Trudeau has made the mistake of trying to have it both ways on pipelines

sunny daze

Pipelines are federal jurisdiction, and no mayor, including Montreal's Denis Coderre, or premier has a veto

While the benefits of the proposed Energy East pipeline may seem obvious to many Albertans, we should be under no illusions about the existence of a very real and very motivated opposition to it.

As for Montreal Mayor Denis Coderre, he is but a symptom of that. Surely by now, we ought to be used to politicians pandering to pipeline opponents, but the reaction to Coderre’s remarks last week was as if such a thing had never occurred.

What really matters is the position of the federal government. Pipelines are federal jurisdiction, and no mayor or premier has a veto. But is Prime Minister Justin Trudeau prepared to go to bat for Energy East, especially in the face of determined opposition?

There were some encouraging signals last week, as Trudeau declared that he’s “feeling very good about our capacity to get our resources to market in a responsible and environmentally sustainable way.” But this is also the same Trudeau who has consistently refused to take a stand on Energy East and the same Trudeau who opposed the Northern Gateway pipeline.

It would appear, though, that Trudeau is open to Energy East, and we need to keep the pressure on.

As for Coderre, his opposition to Energy East is really no different than the B.C. government’s opposition to the Trans Mountain pipeline project. It’s certainly frustrating and unhelpful, but neither is it fatal to the cause.

In Coderre’s case, it’s no great challenge to note his own hypocrisy, as many did last week. Even Wildrose Leader Brian Jean noted how “you can’t dump raw sewage, accept foreign tankers, benefit from equalization and then reject our pipelines.” Well, it turns out you can.

But what do we expect to accomplish by noting this? Even if Coderre were to concede all of Jean’s points, would Energy East be any closer to reality? Of course not.

There’s obviously a pressing need for proponents of Energy East to tout the benefits of the project, and that means selling Quebecers of the value of reducing foreign oil imports and providing Alberta feedstock to eastern refineries – including the one in Montreal. It means selling Quebecers on the merits of pipelines and the energy sector’s importance to the Canadian economy. Exposing Coderre’s hypocrisy is not a shortcut to accomplishing this important task.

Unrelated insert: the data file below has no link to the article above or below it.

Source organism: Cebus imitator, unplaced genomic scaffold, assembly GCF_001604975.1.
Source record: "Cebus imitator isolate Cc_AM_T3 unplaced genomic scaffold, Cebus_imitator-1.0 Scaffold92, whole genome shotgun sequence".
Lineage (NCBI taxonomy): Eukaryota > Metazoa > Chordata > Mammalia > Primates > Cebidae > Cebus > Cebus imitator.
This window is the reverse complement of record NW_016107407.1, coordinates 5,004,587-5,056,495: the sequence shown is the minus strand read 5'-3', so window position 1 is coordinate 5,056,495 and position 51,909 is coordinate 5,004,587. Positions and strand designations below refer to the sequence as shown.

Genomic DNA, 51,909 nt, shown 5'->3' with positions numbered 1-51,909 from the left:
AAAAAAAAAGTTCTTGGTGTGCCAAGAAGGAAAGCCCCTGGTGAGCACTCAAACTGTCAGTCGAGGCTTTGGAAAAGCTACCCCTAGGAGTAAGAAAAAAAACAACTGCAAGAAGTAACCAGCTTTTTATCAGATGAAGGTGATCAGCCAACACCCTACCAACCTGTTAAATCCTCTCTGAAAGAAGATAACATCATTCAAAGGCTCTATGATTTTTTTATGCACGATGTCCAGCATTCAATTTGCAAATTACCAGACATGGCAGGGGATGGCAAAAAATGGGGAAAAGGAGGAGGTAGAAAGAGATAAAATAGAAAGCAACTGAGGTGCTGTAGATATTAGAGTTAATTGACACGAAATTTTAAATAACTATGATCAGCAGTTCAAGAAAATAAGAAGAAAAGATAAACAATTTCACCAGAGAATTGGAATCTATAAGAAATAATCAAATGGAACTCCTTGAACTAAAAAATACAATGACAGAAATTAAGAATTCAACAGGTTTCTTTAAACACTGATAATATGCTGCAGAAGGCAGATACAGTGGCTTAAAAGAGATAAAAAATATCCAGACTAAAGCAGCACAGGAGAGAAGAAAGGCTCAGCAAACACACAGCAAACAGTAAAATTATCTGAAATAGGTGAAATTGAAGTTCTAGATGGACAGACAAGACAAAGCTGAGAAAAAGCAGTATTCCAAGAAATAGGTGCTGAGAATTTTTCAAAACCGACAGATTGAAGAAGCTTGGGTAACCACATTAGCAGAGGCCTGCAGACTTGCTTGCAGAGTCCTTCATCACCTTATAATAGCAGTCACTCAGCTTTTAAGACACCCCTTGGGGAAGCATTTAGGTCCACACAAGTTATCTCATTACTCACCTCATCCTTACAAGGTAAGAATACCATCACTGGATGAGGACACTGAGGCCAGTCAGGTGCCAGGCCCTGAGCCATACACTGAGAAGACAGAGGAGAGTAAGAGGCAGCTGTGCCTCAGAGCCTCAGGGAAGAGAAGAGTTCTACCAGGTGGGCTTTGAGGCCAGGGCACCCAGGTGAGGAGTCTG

Perhaps if Montreal’s mayor was not a former Liberal cabinet minister, the reaction would have been somewhat more subdued. There seems to be a fear that this well-connected Liberal insider can simply pick up the phone and call in a favour and have this pipeline scuttled. Of course, if Energy East was truly a priority for Trudeau, they’d probably hang up on Coderre pretty quickly in the first place.

The concern here therefore is not so much Coderre, but the opposition to Energy East that Coderre is pandering to. Is Trudeau prepared to face down that opposition?

Speaking in Calgary earlier this month, MP and cabinet minister Kent Hehr tried to make the case that his boss is the one who can finally deliver on market access by engaging with aboriginals and premiers. Of course, that implies that Trudeau supports these projects in the first place and the jury is still out on that.

Like Premier Rachel Notley, Trudeau has made the mistake of trying to have it both ways on pipelines – that some are good, while others are bad, without really explaining the distinction. Why is it unreasonable for Coderre to oppose Energy East when both Trudeau and Notley oppose Northern Gateway?

Coderre is smart enough to realize this. As he notes in an op-ed this week, “we are not the only ones to oppose pipeline projects.”

This hypocrisy is not helping our cause.

Despite hardening opposition to this and other pipelines, all is not lost. But proponents need to stay focused, stay on message, and avoid distractions like Denis Coderre.

Breakenridge: Never mind Coderre, what matters is what Trudeau thinks about pipelines | Calgary Herald
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Like Jean Chretien talking out of both sides of his face...

The French are good for that..
It sure is nice have political nit-wits in charge of multi-billion dollar contracts.